The murdered person was killed in the course of another felony if the
murdered person was actually killed by the Defendant; and the other
felony was one or more of the following: armed robbery, residential
burglary or burglary."
The defendant contends that the trial court improperly instructed the jury because
it neglected to instruct the jury that the State must prove that the defendant "acted
with the intent to kill the murdered individual or with the knowledge that his acts
created a strong probability of death or great bodily harm to the murdered
individual." 720 ILCS 5/9--1(b)(6)(b) (West 1996). At sentencing, the State sought
to have the defendant declared eligible for the death penalty based on the felony
murder provision contained in section 9--1(b)(6) of the Criminal Code of 1961,
which provides:
"(b) Aggravating Factors. A defendant who at the time of the
commission of the offense has attained the age of 18 or more and who
has been found guilty of first degree murder may be sentenced to death
if:
* * *
(6) the murdered individual was killed in the course of another
felony if:
(a) the murdered individual:
(i) was actually killed by the defendant, or
(ii) received physical injuries personally inflicted by the
defendant ***; and
(b) *** the defendant acted with the intent to kill the murdered
individual or with the knowledge that his acts created a strong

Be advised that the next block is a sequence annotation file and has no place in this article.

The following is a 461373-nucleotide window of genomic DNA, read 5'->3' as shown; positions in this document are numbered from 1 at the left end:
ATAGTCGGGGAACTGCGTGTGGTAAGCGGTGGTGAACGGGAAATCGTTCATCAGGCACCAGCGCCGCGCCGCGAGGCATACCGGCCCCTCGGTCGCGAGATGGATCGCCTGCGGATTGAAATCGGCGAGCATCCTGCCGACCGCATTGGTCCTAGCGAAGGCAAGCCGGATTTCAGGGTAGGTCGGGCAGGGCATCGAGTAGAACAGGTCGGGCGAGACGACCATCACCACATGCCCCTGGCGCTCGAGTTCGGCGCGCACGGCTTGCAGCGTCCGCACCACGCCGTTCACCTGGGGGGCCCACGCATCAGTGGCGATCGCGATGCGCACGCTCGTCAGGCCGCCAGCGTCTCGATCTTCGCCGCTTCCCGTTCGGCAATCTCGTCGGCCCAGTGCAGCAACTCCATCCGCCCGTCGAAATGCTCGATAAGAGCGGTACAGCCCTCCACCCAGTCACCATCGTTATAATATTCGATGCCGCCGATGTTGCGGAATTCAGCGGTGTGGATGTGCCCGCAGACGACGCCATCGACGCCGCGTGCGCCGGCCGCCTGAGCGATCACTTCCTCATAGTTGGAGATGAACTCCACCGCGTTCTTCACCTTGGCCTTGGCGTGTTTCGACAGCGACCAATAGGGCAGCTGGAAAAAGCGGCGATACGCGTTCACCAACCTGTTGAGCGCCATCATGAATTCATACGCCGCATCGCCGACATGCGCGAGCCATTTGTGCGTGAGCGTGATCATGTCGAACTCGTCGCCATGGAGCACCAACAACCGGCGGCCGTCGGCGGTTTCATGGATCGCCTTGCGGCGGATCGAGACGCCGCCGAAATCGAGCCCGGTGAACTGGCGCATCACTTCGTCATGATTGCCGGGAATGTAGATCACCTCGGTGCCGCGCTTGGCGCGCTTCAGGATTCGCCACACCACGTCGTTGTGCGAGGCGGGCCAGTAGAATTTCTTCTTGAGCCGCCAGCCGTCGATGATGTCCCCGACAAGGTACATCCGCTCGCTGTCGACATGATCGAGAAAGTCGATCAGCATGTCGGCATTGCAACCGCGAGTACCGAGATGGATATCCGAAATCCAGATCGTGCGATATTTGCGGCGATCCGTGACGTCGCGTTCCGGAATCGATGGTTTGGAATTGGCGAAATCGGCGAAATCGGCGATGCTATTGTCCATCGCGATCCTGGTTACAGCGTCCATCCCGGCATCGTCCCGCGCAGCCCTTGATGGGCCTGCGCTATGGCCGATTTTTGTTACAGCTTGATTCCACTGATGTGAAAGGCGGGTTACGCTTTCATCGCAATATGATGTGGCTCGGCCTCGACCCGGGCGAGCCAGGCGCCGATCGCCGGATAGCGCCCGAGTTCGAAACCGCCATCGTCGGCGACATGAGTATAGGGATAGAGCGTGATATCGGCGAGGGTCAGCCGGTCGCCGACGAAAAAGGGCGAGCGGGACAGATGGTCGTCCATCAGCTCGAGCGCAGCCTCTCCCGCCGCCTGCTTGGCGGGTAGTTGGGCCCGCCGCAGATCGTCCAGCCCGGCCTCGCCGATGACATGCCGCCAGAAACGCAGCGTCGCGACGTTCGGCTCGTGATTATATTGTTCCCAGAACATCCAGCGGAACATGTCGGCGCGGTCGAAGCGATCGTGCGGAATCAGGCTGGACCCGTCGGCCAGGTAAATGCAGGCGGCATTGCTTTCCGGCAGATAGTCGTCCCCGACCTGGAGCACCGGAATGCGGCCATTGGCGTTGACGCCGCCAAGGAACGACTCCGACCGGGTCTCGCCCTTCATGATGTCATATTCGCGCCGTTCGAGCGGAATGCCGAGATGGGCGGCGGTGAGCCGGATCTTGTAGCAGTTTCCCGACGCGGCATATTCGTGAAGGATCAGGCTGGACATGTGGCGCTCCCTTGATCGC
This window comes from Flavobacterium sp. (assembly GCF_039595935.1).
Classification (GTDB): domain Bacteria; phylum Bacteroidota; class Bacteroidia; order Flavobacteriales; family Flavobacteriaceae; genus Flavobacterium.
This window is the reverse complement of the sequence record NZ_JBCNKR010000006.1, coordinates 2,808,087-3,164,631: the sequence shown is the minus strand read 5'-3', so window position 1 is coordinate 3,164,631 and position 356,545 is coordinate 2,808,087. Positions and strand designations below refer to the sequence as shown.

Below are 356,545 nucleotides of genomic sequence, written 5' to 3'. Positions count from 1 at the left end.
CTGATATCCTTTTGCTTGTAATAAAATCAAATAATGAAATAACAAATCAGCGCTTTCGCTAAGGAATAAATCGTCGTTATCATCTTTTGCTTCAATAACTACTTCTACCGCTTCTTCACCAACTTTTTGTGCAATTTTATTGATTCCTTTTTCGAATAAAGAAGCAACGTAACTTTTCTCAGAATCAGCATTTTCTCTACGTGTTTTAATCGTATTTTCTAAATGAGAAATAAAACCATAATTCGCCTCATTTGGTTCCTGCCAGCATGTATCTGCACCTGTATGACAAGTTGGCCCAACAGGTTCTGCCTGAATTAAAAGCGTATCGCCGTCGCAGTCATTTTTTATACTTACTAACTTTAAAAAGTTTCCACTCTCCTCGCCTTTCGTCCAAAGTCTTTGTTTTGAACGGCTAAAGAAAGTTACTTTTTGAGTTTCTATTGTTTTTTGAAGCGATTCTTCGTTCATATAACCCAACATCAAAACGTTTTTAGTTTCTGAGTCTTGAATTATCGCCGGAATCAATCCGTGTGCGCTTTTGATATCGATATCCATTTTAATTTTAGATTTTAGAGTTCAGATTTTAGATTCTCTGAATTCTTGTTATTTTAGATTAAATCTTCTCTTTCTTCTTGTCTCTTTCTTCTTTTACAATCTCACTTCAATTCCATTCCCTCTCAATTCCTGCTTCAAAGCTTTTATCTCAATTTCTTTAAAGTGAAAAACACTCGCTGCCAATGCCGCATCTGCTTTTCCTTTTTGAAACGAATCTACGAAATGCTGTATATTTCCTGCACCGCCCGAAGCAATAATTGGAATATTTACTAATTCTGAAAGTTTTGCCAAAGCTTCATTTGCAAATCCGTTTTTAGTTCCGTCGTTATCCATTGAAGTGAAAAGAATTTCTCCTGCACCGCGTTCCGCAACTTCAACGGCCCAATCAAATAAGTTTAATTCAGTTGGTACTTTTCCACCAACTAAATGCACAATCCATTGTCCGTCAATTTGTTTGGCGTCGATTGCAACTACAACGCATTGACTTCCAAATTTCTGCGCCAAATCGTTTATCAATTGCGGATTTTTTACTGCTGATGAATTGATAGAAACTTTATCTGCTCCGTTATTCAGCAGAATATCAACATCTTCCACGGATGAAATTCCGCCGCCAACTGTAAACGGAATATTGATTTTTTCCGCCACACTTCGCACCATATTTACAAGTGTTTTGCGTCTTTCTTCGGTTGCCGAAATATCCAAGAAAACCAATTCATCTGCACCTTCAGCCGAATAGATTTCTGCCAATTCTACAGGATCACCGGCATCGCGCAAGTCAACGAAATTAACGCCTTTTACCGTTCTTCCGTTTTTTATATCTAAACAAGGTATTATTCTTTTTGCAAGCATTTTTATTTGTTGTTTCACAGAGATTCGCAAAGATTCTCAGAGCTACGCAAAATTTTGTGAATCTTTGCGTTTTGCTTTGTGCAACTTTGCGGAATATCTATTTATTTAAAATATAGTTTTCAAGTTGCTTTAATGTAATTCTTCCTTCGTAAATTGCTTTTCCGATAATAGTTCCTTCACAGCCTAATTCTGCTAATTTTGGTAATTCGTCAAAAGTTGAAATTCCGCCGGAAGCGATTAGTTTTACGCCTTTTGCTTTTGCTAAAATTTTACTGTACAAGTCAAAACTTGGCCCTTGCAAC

probability of death or great bodily harm to the murdered individual
or another; and
(c) the other felony was one of the following: [armed robbery,
robbery, burglary]." (Emphasis added.) 720 ILCS 5/9--1(b)(6) (West
1996).
Illinois Pattern Jury Instructions, Criminal, No. 7B.07(6) (3d ed. 1992), tracks the
language of the statute and provides that the culpable mental state must be proven
in order to find a defendant eligible for the death penalty.
When compared with the statute and the IPI instruction, it is clear that the
complained-of instruction in this case did not contain the requisite language
regarding the defendant's culpable mental state. A majority of this court has held
that a defendant's death sentence must be vacated where "[a]n essential element
which the State was required to prove in order to establish the existence of the
sixth aggravating factor--a culpable mental state--was not included in the
instruction to the jury." People v. Ramey, 151 Ill. 2d 498, 545 (1992). In Ramey,
however, the defendant had objected to the deficient instruction and preserved the
issue on appeal. The defendant in this case failed to do this. A defendant must
object to alleged errors at trial and include the objection in a post-trial motion in
order preserve the issue for appellate review. Enoch, 122 Ill. 2d at 186.
This waiver doctrine, however, is not absolute; Supreme Court Rule 615(a)
provides that plain errors affecting substantial rights may be reviewed on appeal,
though not objected to at trial or in a post-trial motion.[fn3] 134 Ill. 2d R. 615(a).
In criminal cases, plain error may be invoked where the evidence is closely
balanced or the error was of such magnitude that the accused was deprived of a
substantial right and denied a fair trial. People v. Bean, 137 Ill. 2d 65, 80 (1990).
Neither element is satisfied here. The evidence of the defendant's guilt is
overwhelming, including the defendant's own statement which corroborated the
other evidence presented at trial. It is clear from the record that the defendant
intended to kill his victim: he beat her to death with her cane, smashing her skull
into three pieces. Moreover, the sentencing jury was instructed on the issue of the
defendant's intent at the guilt phase of the trial. The same jury returned a general
verdict finding the defendant guilty of murder. Such a general verdict raises the